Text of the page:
FIA doubles F1 cost cap allowance for sprint races in 2023

Since the introduction of F1 sprint races in 2021, teams have been given additional breathing room in the budget cap make up for the extra on-track running, as well as receiving an accident allowance for major incidents in the 100km Saturday events.

The matter has been a subject for debate between the teams, F1 and the FIA for some time.

It put the brakes on the planned expansion of the sprint race format to six events in 2022 a teams could not agree on an increased amount and their subsequent payments, with one allegedly seeking a budget cap increase of $5 million in return for its approval.

But following the latest World Motor Sport Council meeting in Bologna this week, the FIA announced that it will be doubling the allowance amount for sprint events for the next two years.

Currently, each team receives an additional $150,000 allowance in the budget cap, as well as a further $100k allowance per car for accident damage sustained during a sprint, which could increase if the cost is greater than $100k.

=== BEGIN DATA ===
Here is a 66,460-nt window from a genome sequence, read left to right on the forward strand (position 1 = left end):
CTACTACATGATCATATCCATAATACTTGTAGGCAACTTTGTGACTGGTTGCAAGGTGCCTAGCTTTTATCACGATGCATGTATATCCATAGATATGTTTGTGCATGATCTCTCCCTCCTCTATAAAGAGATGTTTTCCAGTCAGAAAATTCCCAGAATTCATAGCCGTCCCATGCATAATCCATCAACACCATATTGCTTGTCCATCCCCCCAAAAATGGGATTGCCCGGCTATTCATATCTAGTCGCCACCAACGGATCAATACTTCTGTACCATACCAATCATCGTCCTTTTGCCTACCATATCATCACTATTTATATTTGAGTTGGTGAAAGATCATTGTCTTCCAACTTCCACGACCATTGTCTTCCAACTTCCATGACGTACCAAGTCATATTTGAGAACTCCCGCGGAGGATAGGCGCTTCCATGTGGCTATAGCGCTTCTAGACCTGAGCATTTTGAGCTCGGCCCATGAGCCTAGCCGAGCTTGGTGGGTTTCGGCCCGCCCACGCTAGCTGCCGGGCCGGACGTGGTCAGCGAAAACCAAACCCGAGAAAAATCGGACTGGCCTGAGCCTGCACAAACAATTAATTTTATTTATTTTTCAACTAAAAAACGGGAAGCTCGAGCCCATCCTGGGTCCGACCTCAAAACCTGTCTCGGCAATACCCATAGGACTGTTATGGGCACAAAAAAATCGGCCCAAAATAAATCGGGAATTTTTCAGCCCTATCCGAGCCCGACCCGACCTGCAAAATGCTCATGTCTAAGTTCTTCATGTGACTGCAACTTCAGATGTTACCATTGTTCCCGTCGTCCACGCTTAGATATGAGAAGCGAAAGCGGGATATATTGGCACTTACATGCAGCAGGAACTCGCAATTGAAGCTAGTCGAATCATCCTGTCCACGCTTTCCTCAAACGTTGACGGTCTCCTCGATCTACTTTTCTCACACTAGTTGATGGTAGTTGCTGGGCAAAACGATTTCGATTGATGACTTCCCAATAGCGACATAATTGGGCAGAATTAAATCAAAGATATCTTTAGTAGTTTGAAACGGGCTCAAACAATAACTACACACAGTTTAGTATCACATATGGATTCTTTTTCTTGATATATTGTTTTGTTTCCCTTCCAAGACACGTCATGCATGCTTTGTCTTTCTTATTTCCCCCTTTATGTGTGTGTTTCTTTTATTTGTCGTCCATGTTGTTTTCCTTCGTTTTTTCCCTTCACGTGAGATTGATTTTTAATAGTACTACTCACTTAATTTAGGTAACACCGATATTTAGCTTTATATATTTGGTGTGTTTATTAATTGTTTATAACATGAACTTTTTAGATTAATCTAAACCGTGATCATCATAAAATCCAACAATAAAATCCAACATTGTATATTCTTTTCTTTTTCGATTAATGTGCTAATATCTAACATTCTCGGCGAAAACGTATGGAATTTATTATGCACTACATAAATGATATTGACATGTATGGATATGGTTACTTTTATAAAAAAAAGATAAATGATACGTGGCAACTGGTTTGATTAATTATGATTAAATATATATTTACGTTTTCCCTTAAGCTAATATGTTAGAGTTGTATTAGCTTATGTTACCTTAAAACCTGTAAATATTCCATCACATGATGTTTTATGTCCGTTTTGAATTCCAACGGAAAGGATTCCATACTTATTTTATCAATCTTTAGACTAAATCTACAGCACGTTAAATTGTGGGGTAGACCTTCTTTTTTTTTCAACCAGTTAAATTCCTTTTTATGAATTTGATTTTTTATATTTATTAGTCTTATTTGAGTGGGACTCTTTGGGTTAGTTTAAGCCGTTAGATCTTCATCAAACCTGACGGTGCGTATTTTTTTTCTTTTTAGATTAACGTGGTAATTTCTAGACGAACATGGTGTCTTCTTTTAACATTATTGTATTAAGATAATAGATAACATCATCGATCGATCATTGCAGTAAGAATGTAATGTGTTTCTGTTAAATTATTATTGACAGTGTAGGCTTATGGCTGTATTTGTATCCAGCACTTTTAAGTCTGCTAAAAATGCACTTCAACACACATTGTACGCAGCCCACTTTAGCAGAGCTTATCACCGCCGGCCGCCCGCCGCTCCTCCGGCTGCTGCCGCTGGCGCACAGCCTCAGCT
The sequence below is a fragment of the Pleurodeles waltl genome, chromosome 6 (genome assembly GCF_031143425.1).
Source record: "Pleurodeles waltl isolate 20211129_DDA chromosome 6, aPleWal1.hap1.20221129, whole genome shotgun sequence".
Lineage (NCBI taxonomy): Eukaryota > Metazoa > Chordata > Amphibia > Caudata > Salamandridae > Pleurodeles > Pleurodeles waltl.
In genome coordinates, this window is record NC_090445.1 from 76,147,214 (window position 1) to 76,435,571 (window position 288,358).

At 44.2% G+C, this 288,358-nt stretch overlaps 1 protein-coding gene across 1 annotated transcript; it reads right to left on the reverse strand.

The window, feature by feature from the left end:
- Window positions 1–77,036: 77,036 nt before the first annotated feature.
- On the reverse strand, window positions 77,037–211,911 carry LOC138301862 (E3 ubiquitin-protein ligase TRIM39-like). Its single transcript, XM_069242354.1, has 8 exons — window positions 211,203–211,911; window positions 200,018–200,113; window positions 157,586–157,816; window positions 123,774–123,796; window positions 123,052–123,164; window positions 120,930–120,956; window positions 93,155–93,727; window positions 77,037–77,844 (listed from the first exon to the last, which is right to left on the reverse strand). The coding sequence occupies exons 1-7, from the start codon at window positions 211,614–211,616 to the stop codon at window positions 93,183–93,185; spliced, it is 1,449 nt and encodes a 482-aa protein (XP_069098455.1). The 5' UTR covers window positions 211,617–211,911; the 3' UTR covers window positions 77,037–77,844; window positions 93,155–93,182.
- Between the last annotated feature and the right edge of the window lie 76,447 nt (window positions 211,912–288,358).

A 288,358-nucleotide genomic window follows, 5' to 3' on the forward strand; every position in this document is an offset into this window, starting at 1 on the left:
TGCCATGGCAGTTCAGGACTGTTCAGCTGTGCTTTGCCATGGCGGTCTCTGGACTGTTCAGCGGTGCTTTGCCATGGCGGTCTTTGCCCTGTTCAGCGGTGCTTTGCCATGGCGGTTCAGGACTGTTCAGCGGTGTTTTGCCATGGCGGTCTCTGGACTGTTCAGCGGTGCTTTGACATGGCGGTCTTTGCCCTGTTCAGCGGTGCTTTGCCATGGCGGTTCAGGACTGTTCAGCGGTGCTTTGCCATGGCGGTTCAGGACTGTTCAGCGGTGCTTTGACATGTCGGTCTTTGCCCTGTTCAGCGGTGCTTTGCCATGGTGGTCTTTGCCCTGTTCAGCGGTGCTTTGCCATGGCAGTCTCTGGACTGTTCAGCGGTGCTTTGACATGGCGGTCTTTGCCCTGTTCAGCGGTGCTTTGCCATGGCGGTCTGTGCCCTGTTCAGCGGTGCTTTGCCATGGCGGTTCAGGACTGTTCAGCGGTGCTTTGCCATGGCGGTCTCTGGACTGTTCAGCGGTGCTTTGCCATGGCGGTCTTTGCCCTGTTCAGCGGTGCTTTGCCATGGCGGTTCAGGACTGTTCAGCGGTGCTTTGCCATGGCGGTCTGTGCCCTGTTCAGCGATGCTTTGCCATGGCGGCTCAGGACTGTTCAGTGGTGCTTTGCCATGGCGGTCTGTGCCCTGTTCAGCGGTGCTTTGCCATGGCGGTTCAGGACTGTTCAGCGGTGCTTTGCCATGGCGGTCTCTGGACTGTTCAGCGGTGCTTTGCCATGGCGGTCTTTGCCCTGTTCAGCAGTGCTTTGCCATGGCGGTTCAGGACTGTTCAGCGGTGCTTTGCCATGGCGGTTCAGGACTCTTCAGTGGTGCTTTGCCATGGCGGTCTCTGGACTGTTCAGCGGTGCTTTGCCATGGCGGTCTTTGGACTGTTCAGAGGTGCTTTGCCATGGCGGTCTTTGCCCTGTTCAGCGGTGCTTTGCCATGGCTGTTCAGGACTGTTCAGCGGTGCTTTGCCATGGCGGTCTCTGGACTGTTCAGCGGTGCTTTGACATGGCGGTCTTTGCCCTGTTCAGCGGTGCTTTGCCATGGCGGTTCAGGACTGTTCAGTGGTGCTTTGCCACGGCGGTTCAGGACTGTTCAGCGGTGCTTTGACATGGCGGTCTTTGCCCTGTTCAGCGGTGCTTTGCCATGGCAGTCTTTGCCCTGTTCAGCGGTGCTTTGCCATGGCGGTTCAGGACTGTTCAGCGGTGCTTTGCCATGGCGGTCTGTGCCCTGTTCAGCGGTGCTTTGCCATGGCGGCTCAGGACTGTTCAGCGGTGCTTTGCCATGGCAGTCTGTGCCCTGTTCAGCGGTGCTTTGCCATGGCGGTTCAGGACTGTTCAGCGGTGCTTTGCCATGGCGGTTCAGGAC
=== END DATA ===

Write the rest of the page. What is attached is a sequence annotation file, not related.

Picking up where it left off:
George Russell, Mercedes W13, Lewis Hamilton, Mercedes W13, Max Verstappen, Red Bull Racing RB18, Lando Norris, McLaren MCL36, Sergio Perez, Red Bull Racing RB18, the rest of the field at the start

George Russell, Mercedes W13, Lewis Hamilton, Mercedes W13, Max Verstappen, Red Bull Racing RB18, Lando Norris, McLaren MCL36, Sergio Perez, Red Bull Racing RB18, the rest of the field at the start